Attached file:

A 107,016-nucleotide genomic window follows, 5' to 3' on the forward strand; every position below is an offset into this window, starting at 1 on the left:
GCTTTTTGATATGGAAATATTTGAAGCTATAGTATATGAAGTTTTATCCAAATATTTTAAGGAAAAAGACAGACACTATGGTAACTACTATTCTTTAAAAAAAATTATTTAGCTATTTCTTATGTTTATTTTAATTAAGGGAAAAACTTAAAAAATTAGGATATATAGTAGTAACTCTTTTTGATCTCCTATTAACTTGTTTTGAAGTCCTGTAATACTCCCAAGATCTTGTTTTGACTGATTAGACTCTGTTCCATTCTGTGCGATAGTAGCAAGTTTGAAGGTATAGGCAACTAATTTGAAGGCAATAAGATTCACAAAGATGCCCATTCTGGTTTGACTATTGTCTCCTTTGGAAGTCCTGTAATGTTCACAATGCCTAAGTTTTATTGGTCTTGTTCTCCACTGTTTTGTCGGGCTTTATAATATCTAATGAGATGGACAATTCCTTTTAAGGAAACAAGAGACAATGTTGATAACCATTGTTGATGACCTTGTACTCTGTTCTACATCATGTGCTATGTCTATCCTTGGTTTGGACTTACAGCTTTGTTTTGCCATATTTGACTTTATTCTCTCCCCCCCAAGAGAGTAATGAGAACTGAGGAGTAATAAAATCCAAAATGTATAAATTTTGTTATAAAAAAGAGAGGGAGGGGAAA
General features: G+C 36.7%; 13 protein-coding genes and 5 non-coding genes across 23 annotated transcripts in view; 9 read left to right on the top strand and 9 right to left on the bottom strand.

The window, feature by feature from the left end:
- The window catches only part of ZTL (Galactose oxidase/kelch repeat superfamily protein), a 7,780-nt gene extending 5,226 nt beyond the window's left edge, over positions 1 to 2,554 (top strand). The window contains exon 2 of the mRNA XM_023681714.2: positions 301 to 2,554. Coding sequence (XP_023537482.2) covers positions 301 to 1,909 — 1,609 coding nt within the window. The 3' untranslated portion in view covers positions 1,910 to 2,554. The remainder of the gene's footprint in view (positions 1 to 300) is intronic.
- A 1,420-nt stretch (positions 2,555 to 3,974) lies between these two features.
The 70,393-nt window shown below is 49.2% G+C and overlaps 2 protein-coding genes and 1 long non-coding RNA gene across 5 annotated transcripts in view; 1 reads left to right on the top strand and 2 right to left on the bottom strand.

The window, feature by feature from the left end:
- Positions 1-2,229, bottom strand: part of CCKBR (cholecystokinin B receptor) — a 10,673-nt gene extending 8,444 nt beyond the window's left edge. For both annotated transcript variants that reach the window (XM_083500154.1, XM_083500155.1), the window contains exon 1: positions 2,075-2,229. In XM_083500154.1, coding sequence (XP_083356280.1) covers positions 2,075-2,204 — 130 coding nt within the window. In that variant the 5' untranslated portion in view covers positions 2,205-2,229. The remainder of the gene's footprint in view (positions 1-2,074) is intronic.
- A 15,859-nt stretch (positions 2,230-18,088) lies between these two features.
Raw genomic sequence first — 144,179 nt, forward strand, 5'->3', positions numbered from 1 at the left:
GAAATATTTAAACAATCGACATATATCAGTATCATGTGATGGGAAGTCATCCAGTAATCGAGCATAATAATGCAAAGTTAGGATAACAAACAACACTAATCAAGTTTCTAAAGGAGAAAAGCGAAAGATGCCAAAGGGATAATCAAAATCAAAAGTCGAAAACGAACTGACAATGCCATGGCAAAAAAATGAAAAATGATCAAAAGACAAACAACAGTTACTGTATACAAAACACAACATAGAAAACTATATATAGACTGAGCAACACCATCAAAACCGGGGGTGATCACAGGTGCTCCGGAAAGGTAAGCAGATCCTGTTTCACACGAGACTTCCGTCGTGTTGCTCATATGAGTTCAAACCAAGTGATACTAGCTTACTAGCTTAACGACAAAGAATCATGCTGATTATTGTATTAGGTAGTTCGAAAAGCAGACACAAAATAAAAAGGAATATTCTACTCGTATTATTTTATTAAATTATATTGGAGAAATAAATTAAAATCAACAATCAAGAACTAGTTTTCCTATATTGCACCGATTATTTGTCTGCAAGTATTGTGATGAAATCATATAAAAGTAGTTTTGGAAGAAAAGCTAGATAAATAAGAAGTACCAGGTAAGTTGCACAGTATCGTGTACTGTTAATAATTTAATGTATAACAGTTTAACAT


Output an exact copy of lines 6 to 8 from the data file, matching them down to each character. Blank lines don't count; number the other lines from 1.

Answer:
- A 1,420-nt stretch (positions 2,555 to 3,974) lies between these two features.
The 70,393-nt window shown below is 49.2% G+C and overlaps 2 protein-coding genes and 1 long non-coding RNA gene across 5 annotated transcripts in view; 1 reads left to right on the top strand and 2 right to left on the bottom strand.

The window, feature by feature from the left end: